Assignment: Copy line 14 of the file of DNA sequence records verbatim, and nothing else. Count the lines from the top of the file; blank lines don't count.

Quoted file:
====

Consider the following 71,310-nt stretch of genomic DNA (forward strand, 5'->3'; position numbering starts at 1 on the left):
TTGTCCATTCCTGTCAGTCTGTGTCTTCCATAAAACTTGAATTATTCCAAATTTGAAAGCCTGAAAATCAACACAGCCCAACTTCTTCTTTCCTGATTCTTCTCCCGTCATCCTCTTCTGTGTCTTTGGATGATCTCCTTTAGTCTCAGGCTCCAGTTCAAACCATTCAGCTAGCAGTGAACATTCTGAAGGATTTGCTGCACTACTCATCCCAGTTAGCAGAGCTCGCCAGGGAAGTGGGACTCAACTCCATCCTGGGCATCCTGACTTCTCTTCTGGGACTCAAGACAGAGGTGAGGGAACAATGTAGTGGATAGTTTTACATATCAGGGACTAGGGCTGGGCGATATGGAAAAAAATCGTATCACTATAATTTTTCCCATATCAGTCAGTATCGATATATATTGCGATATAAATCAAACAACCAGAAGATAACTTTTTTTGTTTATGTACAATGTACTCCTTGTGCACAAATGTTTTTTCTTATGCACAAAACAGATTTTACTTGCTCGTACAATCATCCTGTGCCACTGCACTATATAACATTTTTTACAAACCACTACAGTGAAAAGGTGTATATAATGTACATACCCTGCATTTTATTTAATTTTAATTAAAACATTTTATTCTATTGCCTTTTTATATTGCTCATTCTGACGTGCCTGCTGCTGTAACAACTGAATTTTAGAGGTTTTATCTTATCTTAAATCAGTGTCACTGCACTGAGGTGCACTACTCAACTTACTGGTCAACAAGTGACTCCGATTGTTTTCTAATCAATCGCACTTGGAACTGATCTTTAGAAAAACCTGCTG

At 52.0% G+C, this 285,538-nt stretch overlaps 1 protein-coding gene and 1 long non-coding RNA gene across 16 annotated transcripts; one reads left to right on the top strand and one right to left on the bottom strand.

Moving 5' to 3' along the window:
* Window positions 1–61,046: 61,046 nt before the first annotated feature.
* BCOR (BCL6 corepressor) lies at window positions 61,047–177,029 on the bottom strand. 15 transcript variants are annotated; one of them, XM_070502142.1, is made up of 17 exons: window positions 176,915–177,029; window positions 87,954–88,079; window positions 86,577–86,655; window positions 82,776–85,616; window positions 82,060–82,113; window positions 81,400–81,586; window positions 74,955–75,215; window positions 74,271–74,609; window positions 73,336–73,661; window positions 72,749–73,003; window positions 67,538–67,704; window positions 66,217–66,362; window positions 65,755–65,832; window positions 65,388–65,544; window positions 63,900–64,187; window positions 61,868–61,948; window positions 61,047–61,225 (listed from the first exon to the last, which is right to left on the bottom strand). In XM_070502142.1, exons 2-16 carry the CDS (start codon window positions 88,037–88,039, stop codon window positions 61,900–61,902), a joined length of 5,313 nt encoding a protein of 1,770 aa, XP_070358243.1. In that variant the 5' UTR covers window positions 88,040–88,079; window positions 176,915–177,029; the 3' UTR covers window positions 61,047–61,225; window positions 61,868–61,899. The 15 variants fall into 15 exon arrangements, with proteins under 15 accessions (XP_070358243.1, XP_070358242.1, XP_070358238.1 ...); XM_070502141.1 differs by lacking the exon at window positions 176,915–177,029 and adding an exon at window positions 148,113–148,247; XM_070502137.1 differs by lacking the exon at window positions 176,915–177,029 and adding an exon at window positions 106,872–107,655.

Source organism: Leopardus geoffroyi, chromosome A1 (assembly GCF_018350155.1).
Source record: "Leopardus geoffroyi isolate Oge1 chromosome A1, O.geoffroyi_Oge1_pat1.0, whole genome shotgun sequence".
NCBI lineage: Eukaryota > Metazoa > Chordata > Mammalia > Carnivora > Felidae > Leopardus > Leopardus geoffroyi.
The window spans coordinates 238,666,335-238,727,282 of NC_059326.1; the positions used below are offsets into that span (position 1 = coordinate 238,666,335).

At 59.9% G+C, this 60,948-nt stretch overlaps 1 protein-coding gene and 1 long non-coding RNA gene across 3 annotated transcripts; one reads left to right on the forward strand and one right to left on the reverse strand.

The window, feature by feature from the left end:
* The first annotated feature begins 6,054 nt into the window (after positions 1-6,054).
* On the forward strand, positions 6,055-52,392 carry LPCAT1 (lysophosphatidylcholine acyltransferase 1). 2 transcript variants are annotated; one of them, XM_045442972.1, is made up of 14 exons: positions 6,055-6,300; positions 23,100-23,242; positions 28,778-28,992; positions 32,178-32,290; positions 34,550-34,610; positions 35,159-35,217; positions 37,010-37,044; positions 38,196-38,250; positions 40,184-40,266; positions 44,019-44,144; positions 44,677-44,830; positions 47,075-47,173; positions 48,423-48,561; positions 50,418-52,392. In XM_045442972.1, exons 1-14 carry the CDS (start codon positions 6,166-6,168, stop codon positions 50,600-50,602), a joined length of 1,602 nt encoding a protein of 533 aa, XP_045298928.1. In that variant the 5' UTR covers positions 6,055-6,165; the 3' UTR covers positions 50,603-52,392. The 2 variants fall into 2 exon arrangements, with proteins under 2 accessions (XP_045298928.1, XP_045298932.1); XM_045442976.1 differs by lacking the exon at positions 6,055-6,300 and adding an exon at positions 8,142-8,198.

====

* On the forward strand, positions 6,055-52,392 carry LPCAT1 (lysophosphatidylcholine acyltransferase 1). 2 transcript variants are annotated; one of them, XM_045442972.1, is made up of 14 exons: positions 6,055-6,300; positions 23,100-23,242; positions 28,778-28,992; positions 32,178-32,290; positions 34,550-34,610; positions 35,159-35,217; positions 37,010-37,044; positions 38,196-38,250; positions 40,184-40,266; positions 44,019-44,144; positions 44,677-44,830; positions 47,075-47,173; positions 48,423-48,561; positions 50,418-52,392. In XM_045442972.1, exons 1-14 carry the CDS (start codon positions 6,166-6,168, stop codon positions 50,600-50,602), a joined length of 1,602 nt encoding a protein of 533 aa, XP_045298928.1. In that variant the 5' UTR covers positions 6,055-6,165; the 3' UTR covers positions 50,603-52,392. The 2 variants fall into 2 exon arrangements, with proteins under 2 accessions (XP_045298928.1, XP_045298932.1); XM_045442976.1 differs by lacking the exon at positions 6,055-6,300 and adding an exon at positions 8,142-8,198.